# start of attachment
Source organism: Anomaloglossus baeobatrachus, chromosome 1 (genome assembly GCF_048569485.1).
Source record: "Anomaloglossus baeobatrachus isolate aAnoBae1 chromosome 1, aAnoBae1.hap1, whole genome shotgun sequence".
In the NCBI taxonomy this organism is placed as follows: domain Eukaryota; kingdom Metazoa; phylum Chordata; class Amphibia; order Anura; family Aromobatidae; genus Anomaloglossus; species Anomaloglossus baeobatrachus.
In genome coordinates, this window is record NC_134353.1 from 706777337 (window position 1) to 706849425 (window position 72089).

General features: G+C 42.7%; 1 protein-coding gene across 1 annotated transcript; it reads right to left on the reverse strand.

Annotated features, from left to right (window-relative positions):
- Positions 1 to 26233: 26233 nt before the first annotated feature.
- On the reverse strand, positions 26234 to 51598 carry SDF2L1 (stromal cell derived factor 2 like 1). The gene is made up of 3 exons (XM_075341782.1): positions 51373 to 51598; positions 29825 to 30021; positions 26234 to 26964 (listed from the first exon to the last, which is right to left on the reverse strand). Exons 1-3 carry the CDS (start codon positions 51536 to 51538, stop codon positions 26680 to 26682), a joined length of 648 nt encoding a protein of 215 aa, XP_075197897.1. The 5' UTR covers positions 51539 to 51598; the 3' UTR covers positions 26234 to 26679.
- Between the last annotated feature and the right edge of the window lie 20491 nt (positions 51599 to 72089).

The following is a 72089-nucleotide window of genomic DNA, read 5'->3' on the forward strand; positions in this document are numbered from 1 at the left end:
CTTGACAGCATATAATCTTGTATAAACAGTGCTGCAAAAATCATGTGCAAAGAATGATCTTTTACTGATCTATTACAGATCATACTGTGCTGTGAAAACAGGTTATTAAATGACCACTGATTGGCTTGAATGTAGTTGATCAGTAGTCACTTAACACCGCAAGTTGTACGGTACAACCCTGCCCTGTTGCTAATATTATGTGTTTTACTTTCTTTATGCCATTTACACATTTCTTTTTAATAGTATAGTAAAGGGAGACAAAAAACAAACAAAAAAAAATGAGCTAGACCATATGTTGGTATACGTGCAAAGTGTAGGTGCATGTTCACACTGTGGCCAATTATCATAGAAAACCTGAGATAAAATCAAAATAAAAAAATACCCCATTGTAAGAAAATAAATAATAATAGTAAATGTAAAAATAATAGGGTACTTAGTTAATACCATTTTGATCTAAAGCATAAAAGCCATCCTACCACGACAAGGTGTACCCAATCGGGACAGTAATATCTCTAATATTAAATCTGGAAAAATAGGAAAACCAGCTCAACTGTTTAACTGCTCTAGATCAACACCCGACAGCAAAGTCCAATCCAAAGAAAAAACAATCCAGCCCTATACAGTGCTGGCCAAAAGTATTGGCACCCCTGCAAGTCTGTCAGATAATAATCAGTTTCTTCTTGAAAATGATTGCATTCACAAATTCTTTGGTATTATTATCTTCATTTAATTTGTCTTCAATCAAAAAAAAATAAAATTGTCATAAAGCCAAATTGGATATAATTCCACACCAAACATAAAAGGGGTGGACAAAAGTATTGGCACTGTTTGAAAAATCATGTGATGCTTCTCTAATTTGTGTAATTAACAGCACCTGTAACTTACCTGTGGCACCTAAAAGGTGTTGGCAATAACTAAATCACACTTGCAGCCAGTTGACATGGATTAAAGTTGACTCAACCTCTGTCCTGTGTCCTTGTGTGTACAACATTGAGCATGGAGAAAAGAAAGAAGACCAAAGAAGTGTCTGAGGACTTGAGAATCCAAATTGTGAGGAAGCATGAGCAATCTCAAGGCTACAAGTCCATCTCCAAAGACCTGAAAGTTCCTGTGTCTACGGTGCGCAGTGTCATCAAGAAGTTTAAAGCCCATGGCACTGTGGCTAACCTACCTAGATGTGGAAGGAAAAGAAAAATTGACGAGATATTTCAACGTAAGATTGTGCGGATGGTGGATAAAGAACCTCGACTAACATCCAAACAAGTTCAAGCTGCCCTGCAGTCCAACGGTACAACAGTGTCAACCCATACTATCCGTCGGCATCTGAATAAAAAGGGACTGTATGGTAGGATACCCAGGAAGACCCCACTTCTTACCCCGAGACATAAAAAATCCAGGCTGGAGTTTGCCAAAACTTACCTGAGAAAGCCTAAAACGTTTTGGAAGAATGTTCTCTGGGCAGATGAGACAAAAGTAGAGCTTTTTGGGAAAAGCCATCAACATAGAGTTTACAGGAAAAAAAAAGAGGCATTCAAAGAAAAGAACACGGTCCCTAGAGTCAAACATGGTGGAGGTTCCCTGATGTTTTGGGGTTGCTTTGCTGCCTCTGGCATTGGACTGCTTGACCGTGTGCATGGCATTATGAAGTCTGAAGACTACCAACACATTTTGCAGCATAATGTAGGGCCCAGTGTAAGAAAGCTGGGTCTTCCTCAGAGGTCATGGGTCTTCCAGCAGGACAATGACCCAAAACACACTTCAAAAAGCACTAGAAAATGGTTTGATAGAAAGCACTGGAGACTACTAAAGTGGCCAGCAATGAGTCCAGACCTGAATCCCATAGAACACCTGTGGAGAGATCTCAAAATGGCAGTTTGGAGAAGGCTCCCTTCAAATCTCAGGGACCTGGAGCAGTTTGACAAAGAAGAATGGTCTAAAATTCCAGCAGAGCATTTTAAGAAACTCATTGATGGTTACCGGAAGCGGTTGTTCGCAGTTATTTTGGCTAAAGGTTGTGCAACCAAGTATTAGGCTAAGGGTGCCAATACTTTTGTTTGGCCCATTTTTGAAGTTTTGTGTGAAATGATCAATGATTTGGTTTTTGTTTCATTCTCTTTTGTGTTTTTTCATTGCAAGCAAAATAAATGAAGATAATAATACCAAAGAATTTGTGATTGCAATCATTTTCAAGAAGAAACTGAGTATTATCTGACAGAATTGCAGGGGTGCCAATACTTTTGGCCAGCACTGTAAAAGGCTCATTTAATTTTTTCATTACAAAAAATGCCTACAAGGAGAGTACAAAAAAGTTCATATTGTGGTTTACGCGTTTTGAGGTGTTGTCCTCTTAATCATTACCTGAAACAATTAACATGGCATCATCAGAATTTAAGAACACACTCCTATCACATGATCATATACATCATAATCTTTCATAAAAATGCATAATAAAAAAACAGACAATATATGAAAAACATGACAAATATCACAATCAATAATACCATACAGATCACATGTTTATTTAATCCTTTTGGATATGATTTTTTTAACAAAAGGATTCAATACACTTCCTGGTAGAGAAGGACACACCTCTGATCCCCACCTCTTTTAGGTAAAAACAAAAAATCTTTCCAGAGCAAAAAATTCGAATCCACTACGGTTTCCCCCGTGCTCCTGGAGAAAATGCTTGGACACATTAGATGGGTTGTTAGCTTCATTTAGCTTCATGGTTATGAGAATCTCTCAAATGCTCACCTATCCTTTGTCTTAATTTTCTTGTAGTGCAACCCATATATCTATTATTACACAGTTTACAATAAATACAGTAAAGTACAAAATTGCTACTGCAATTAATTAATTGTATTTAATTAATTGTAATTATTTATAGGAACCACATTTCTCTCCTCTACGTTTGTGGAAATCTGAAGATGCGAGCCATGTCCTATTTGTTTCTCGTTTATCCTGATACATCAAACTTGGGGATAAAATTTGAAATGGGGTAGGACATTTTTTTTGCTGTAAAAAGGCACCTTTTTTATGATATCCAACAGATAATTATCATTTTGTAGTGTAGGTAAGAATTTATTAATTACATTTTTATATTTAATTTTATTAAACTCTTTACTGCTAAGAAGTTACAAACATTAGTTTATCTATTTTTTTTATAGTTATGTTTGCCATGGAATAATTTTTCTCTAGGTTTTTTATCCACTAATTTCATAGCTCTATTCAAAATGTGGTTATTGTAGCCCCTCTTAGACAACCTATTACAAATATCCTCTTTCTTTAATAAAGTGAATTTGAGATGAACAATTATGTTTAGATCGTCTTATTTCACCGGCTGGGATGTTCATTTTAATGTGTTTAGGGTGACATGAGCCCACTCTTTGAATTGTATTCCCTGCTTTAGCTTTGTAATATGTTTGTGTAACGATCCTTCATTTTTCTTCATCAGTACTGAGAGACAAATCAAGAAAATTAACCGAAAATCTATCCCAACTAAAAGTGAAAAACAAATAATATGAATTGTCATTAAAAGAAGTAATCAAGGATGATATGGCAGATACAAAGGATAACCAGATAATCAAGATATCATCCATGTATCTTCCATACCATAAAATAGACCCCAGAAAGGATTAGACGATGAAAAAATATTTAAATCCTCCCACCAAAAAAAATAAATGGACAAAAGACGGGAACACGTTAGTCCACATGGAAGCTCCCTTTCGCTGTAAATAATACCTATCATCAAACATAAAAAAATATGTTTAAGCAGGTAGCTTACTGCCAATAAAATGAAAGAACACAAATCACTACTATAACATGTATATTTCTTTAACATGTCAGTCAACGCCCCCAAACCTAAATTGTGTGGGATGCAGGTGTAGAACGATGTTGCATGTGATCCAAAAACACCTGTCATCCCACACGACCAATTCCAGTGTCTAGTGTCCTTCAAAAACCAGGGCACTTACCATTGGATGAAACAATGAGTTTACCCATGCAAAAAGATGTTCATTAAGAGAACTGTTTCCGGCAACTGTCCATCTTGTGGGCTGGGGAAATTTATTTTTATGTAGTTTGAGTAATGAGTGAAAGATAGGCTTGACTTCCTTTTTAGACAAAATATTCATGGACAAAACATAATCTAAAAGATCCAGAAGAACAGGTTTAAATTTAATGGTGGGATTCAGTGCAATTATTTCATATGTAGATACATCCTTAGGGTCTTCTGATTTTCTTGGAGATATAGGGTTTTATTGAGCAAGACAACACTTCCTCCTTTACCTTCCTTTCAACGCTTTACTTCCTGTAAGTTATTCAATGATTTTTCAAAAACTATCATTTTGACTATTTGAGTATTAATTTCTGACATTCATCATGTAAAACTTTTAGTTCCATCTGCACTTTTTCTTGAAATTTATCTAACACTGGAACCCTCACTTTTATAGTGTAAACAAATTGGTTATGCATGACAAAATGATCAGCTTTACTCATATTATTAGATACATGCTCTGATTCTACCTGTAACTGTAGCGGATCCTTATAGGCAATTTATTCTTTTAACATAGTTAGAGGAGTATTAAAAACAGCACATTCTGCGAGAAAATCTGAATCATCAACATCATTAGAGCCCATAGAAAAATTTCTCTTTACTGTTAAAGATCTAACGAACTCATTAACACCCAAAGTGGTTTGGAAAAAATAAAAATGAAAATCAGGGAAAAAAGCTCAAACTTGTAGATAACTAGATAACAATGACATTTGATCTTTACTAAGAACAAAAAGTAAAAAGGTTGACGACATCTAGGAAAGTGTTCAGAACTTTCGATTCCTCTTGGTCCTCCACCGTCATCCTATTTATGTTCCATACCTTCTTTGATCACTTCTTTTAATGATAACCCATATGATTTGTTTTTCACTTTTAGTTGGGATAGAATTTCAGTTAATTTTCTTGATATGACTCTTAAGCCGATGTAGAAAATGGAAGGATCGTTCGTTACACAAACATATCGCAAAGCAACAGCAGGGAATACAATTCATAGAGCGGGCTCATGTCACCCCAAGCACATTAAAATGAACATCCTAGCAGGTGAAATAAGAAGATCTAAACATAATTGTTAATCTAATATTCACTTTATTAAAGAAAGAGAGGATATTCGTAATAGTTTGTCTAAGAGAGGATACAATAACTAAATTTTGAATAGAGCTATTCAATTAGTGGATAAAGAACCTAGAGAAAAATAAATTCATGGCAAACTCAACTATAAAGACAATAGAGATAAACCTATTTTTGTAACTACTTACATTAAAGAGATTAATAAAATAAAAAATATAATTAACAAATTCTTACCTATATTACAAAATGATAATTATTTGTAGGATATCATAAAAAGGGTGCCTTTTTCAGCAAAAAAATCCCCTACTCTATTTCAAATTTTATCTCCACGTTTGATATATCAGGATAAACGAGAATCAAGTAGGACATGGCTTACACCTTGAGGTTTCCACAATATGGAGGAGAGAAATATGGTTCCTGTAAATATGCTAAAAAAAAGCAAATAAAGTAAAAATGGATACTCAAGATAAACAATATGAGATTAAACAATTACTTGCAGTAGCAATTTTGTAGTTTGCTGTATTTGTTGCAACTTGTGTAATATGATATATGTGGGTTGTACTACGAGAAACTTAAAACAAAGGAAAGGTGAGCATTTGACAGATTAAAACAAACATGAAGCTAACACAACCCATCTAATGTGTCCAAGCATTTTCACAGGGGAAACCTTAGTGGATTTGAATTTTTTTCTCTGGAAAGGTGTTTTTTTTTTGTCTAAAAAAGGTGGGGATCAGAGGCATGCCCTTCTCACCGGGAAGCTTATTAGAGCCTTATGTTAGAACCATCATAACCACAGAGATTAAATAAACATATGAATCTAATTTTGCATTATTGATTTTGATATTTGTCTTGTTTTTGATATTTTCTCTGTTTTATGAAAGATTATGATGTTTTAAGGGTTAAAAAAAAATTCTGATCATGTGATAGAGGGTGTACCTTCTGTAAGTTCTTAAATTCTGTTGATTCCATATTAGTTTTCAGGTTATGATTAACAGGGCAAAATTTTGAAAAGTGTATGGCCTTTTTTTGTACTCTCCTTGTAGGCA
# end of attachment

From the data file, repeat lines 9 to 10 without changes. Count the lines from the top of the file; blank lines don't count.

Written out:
- Between the last annotated feature and the right edge of the window lie 20491 nt (positions 51599 to 72089).

The following is a 72089-nucleotide window of genomic DNA, read 5'->3' on the forward strand; positions in this document are numbered from 1 at the left end: